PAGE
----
Returning from a year up the Amazon studying snakes, the rich but unsophisticated Charles Pike meets con-artist Jean Harrington on a ship. They fall in love, but a misunderstanding causes them to split on bad terms. To get back at him, Jean disguises herself as an English lady, and comes back to tease and torment him.Written by
John Oswalt <firstname.lastname@example.org>
from "Il Barbiere de Sevillia" (1816) (uncredited)
Music by Gioachino Rossini
In the score at the party See more »
hilarious tour de force for two stars
Henry Fonda and Barbara Stanwyck light up the delightful Preston Sturges comedy, "The Lady Eve." Stanwyck plays a dual role as a con artist who falls for a mark, Henry Fonda, on board a ship and then, angry with his rejection of her, reappears in his life later as a member of the British upper class - you got it, the Lady Eve.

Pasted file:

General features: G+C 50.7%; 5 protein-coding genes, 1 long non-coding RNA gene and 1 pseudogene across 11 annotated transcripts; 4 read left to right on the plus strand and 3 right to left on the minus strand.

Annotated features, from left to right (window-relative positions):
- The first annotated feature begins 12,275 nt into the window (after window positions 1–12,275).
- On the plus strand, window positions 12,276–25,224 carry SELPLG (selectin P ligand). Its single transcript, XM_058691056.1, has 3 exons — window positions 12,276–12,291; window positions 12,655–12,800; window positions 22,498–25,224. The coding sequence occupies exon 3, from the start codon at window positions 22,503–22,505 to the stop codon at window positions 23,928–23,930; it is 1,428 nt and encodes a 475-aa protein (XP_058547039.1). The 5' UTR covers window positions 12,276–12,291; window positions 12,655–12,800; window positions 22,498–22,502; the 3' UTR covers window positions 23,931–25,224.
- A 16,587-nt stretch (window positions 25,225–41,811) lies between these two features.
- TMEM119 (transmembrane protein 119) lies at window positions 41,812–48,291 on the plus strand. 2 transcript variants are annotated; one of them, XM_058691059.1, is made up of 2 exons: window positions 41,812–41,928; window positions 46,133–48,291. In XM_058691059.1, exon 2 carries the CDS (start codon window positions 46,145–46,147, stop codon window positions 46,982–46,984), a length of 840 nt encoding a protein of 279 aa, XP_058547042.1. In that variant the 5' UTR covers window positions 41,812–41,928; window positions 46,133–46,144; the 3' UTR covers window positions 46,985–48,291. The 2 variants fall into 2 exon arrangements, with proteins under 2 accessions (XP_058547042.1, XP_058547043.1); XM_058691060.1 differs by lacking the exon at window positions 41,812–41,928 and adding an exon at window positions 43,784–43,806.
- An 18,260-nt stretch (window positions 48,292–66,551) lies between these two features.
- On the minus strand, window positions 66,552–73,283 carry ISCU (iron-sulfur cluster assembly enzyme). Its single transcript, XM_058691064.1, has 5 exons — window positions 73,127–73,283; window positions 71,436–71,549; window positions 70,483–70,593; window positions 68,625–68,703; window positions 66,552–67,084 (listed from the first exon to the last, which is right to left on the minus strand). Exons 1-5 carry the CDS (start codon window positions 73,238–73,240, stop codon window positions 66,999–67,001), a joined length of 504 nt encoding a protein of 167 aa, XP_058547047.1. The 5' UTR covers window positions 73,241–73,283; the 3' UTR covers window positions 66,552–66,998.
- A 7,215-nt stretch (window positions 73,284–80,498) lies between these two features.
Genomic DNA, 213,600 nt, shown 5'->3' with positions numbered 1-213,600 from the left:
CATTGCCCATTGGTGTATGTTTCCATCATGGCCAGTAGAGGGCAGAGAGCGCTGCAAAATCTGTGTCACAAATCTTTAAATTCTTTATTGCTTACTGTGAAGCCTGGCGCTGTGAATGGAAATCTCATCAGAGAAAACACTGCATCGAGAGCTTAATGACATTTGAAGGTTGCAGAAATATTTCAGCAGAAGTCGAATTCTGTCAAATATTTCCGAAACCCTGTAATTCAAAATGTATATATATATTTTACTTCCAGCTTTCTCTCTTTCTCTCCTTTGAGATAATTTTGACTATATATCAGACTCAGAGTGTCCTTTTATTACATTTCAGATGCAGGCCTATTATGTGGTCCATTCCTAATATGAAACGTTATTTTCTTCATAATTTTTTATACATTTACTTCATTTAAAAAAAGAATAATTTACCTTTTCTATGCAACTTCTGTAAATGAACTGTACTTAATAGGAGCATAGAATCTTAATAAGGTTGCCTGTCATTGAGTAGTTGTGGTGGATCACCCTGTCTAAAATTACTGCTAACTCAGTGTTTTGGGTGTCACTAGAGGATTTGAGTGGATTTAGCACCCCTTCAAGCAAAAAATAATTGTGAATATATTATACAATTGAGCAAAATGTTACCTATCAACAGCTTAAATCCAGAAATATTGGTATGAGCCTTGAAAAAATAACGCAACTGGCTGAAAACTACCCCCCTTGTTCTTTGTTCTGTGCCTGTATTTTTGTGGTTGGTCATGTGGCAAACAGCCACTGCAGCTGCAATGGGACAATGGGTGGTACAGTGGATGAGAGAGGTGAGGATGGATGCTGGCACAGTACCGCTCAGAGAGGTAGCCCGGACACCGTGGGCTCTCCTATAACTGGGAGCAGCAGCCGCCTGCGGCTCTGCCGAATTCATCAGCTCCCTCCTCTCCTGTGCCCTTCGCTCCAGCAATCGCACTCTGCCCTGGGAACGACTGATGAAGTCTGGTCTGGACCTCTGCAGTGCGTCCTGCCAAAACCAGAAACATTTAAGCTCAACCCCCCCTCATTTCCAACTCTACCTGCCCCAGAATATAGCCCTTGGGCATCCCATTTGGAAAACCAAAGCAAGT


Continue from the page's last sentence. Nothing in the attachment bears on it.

Fonda is hilarious as a clueless child of privilege. Always the most subtle, internalized of actors, his facial expressions are priceless, as is his slapstick. The funniest scene takes place on a train when, as the train races along the tracks, Eve recounts her various love affairs while Fonda becomes more and more flummoxed.
Betty Grable got a lot of publicity for her legs, but Stanwyck's were the best, shown to great advantage here, as is the rest of her gorgeous figure. She's fantastic in this and has great chemistry with Fonda. Stanwyck always creates a whole character, and she does here as well (in fact, two of them) as a woman who is smart, independent, vulnerable in love, and conniving when angry.
A great comedy, not to be missed.
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